So here I am, two weeks in since I arrived in Israel, with the Carmel mountains stretching out beside my window, and the cool, blue Mediterranean humming in the distance.  There is definitely something special about the land here. It carries with it a depth of history that seems to echo from soil and relive itself out again with different characters facing the same dillemas as those that preceded them. The landscape here remains motionlessness, inviolable, bearing witness to us – playing the same foolish game of life, making mistakes, feeling, living , breathing and fighting. Countless people must’ve traversed the ancient roads that are now paved with bitumen, traffic lights and railroad tracks. New houses with Mezuzot are built beside ancient quarries that were appropriated by the Romans to build the outposts of their empire – that today only extends outward into museums and history textbooks. That is what makes Israel special. Past, present and future converge as one, here in the crossroads between Africa, Asia and Europe. And I feel like I’m in the middle of it, together with everyone else. This is truly history in the making.

Before I arrived in Israel, I always imagined that upon landing, I would suddenly feel something special – like a rush of exctacy to the brain, dilating my pupils with fundamentalist fervour. Needless to say, as I stepped into the terminal I felt numb and sleep deprived – the advertisements in English for McDonalds and Coca Cola seemed to give me the impression that I was in some strange suburb of Melbourne rather than the Holy Land. Western Culture is far-reaching, and fails to discriminate between countries, I thought to myself.

The delayed culture shock only hit me whilst I sat in the taxi from the airport – during the drive northward from Tel Aviv. On face value, the scene was no different from what you would expect in New York or London. There is little difference in the range and quality of cars on the road. Road sings and traffic lights bear resemblance to their counterparts in Oz. The fact that the driver spoke Hebrew didn’t phase me either. What hit me was more subtle: there was a large minority of drivers that completely disregarded the road rules. If changing lanes without indicating was to be the worst offence that I spotted, then I would definitely still be in Melbourne. The perpetual ‘road stress’ that I witness on a daily basis here stems from the ongoing tension of protracted war and conflict. When surrounded by a sea of enemies eagerly waiting for their opportunity to drive you into the sea, every minor formality and road rule pales in comparison. No wonder then, that more people are killed in Israel (during peace time) from traffic accidents, rather than suicide bombings. This is by no means a critique of Israeli society – but merely an observation of a people tired of war and hungry for peace.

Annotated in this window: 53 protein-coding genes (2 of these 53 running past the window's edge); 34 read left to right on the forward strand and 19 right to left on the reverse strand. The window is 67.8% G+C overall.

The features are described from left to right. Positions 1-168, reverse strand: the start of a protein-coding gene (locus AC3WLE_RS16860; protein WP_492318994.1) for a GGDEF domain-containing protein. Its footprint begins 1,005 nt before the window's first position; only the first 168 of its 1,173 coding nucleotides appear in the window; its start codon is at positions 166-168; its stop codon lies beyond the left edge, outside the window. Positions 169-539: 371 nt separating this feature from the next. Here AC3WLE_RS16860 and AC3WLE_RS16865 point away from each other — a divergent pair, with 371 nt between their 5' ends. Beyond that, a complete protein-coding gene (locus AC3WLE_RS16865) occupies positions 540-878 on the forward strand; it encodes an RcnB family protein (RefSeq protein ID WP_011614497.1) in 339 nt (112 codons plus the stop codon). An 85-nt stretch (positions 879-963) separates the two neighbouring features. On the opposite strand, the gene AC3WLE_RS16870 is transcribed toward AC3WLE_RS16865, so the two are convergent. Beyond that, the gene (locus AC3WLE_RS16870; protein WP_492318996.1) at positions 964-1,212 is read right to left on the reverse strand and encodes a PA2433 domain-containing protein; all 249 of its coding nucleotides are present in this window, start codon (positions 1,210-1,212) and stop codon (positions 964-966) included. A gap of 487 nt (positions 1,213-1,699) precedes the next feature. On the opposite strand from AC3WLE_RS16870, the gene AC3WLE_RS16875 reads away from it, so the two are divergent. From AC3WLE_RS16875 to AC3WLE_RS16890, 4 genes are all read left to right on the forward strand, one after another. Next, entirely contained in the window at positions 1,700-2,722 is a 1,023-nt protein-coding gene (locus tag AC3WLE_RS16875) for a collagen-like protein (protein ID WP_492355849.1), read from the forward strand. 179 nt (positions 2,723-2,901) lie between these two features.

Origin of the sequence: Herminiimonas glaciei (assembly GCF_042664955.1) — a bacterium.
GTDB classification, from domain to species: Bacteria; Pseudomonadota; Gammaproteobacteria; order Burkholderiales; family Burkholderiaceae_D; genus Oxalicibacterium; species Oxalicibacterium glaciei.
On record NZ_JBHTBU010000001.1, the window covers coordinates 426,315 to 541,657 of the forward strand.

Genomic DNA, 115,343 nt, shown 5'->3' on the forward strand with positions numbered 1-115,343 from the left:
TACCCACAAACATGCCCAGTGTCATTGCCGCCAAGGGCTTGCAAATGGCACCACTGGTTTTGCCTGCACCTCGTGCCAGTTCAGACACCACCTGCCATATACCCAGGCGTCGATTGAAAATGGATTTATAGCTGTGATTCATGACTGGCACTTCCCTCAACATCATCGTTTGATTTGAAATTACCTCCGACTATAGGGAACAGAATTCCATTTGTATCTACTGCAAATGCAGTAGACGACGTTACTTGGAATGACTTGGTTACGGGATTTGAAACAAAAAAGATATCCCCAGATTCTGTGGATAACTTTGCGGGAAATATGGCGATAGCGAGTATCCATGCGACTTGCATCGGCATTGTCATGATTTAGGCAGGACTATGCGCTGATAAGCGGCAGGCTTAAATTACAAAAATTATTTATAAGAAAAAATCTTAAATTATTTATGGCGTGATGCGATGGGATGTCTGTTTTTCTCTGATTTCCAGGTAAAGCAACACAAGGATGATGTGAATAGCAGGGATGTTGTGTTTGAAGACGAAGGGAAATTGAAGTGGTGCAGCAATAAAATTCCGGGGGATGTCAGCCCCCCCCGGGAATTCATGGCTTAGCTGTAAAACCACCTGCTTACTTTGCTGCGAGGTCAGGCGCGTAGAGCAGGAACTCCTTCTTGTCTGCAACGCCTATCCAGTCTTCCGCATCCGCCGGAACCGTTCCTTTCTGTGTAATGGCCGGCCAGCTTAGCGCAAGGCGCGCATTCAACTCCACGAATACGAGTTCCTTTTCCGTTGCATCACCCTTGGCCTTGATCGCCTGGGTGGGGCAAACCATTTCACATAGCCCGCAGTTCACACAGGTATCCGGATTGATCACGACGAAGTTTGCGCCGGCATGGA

This constant need to push and ‘be first’ is indeed, a double edged sword. On the one hand, Israelis may come off as too pushy or arrogant (when in fact the opposite is true) , but on the other hand this unique brand of ‘Chutzpah’ breeds innovation and diligence that is only heightened by the inexorable existential threat. For example, Israel’s high tech sector is the envy of the Middle East (“nicknamed “The Silicon Wadi”), and her economy rivals that of all the surrounding countries, despite having no oil and a minuscule population of only 7 million.

Kibbutz life:

Some of my pre-conceived notions about Kibbutz life in Israel have been both shattered and reinforced. I always imagined the Kibbutz to be a nuclear hub of staunch, sun-tanned idealists, plowing the fields by day, and recounting tales of heroism around a bonfire by night. Needless to say, this is the 21st century, and a life of pure agriculture and neo-socialism is economically unsustainable in the real world. This particular Kibbutz is comparatively wealthy – mostly due to the large plastics factory that exports materials around Israel and abroad (in fact it makes up 80% of the Kibbutz’s income). The old days in which children lived separated from their parents are over. Many sectors of the Kibbutz are privatised, Kibbutz members and their families have their own houses, and the food costs money (although workers and members receive a monthly budget from the Kibbutz to spend in the dining room.)